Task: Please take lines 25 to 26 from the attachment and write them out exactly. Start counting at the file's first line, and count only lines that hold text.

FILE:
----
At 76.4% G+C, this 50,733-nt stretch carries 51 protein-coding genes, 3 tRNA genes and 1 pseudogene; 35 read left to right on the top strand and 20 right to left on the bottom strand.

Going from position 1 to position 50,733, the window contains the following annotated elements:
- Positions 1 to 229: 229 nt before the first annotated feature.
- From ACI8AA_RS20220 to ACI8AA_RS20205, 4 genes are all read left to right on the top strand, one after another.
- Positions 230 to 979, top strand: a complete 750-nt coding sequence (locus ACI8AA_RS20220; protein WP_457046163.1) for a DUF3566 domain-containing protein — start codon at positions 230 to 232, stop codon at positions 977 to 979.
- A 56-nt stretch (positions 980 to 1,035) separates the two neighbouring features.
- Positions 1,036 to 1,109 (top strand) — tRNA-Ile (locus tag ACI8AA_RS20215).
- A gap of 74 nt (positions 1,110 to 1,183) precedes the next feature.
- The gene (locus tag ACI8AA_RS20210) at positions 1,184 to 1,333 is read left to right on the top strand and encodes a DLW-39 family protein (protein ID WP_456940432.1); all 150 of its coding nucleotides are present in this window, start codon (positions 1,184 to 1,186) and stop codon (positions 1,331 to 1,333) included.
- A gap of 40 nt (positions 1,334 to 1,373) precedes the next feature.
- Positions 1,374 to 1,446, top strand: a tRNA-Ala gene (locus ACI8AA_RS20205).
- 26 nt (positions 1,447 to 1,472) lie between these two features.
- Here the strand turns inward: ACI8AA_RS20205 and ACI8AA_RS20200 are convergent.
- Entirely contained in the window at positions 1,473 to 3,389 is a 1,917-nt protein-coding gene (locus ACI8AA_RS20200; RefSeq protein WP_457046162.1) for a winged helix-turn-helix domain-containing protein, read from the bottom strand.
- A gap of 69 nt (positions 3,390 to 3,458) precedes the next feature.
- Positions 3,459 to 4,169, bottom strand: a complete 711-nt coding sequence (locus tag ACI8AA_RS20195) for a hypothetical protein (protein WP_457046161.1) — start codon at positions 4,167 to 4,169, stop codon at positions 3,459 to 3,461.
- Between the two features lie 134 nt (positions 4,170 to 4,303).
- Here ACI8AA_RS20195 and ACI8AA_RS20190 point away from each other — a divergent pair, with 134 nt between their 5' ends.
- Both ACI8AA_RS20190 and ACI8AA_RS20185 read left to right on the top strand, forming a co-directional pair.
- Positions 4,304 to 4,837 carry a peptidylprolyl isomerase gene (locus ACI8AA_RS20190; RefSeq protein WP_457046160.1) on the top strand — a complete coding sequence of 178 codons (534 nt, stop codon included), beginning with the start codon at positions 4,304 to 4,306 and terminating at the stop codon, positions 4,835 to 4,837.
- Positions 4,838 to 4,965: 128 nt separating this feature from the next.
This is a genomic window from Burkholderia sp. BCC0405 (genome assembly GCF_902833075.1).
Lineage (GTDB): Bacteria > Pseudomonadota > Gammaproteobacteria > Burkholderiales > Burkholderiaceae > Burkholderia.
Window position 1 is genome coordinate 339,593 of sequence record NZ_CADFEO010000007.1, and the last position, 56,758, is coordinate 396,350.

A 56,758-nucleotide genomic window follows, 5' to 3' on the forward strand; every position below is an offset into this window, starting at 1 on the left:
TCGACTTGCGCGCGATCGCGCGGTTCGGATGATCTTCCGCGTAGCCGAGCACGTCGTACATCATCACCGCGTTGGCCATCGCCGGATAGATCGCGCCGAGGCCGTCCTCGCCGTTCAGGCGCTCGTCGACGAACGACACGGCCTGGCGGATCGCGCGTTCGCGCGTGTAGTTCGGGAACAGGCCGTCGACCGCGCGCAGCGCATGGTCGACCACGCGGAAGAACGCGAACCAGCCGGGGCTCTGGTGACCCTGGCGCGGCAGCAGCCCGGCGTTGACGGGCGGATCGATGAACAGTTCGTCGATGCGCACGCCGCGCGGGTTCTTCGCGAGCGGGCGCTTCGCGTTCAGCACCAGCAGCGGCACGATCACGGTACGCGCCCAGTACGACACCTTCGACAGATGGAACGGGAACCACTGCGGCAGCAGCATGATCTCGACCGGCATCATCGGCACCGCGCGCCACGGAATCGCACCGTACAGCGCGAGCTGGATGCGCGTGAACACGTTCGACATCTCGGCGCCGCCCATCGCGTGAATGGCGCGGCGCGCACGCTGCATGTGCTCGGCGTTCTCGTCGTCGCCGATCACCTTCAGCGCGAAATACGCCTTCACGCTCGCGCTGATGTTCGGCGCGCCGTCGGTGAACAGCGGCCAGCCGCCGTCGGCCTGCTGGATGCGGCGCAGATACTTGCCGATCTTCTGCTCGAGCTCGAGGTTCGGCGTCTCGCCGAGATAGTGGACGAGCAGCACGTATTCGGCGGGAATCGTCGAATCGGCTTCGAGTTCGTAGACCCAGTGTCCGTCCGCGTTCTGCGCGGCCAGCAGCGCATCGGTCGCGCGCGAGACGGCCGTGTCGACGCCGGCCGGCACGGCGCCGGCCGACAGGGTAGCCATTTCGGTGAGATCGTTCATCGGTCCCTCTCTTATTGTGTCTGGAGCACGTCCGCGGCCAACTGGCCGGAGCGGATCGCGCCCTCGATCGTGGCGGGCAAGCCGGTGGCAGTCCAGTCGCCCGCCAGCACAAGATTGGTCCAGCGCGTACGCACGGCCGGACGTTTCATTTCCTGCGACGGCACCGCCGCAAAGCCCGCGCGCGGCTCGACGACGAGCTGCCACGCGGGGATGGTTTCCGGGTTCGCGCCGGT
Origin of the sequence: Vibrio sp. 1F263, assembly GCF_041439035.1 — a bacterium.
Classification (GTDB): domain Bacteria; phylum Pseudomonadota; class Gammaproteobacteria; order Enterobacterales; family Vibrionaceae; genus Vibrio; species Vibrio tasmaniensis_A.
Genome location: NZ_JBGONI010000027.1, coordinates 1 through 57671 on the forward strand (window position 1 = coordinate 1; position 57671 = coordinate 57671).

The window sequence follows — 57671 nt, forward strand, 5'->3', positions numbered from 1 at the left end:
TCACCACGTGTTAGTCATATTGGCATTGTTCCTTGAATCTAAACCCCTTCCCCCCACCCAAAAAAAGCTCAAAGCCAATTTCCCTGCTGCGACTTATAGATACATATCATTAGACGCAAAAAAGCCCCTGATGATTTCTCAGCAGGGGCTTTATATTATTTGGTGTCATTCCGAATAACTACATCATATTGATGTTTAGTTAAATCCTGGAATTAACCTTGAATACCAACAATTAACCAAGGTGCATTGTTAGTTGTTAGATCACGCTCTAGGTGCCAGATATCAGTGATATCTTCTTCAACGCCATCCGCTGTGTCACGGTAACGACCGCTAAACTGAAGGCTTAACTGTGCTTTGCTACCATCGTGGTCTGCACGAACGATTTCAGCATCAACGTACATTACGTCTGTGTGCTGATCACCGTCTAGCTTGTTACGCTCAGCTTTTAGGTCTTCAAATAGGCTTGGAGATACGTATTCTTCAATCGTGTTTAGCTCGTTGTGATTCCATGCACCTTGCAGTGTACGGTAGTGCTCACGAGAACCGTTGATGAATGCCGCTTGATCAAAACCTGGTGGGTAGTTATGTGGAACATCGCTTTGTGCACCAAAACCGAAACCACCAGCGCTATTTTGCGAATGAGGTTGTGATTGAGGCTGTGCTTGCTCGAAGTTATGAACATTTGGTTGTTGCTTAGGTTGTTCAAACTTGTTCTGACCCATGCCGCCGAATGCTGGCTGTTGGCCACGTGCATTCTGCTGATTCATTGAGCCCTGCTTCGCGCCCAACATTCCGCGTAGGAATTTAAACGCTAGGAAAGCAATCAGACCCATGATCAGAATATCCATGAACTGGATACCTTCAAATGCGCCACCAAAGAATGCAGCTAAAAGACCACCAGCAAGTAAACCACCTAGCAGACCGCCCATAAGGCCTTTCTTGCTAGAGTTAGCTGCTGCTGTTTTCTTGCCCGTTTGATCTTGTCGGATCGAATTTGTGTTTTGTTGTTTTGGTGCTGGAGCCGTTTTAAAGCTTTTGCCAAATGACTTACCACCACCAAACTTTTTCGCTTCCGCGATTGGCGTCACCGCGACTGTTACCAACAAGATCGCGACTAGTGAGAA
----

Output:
A 56,758-nucleotide genomic window follows, 5' to 3' on the forward strand; every position below is an offset into this window, starting at 1 on the left:
TCGACTTGCGCGCGATCGCGCGGTTCGGATGATCTTCCGCGTAGCCGAGCACGTCGTACATCATCACCGCGTTGGCCATCGCCGGATAGATCGCGCCGAGGCCGTCCTCGCCGTTCAGGCGCTCGTCGACGAACGACACGGCCTGGCGGATCGCGCGTTCGCGCGTGTAGTTCGGGAACAGGCCGTCGACCGCGCGCAGCGCATGGTCGACCACGCGGAAGAACGCGAACCAGCCGGGGCTCTGGTGACCCTGGCGCGGCAGCAGCCCGGCGTTGACGGGCGGATCGATGAACAGTTCGTCGATGCGCACGCCGCGCGGGTTCTTCGCGAGCGGGCGCTTCGCGTTCAGCACCAGCAGCGGCACGATCACGGTACGCGCCCAGTACGACACCTTCGACAGATGGAACGGGAACCACTGCGGCAGCAGCATGATCTCGACCGGCATCATCGGCACCGCGCGCCACGGAATCGCACCGTACAGCGCGAGCTGGATGCGCGTGAACACGTTCGACATCTCGGCGCCGCCCATCGCGTGAATGGCGCGGCGCGCACGCTGCATGTGCTCGGCGTTCTCGTCGTCGCCGATCACCTTCAGCGCGAAATACGCCTTCACGCTCGCGCTGATGTTCGGCGCGCCGTCGGTGAACAGCGGCCAGCCGCCGTCGGCCTGCTGGATGCGGCGCAGATACTTGCCGATCTTCTGCTCGAGCTCGAGGTTCGGCGTCTCGCCGAGATAGTGGACGAGCAGCACGTATTCGGCGGGAATCGTCGAATCGGCTTCGAGTTCGTAGACCCAGTGTCCGTCCGCGTTCTGCGCGGCCAGCAGCGCATCGGTCGCGCGCGAGACGGCCGTGTCGACGCCGGCCGGCACGGCGCCGGCCGACAGGGTAGCCATTTCGGTGAGATCGTTCATCGGTCCCTCTCTTATTGTGTCTGGAGCACGTCCGCGGCCAACTGGCCGGAGCGGATCGCGCCCTCGATCGTGGCGGGCAAGCCGGTGGCAGTCCAGTCGCCCGCCAGCACAAGATTGGTCCAGCGCGTACGCACGGCCGGACGTTTCATTTCCTGCGACGGCACCGCCGCAAAGCCCGCGCGCGGCTCGACGACGAGCTGCCACGCGGGGATGGTTTCCGGGTTCGCGCCGGT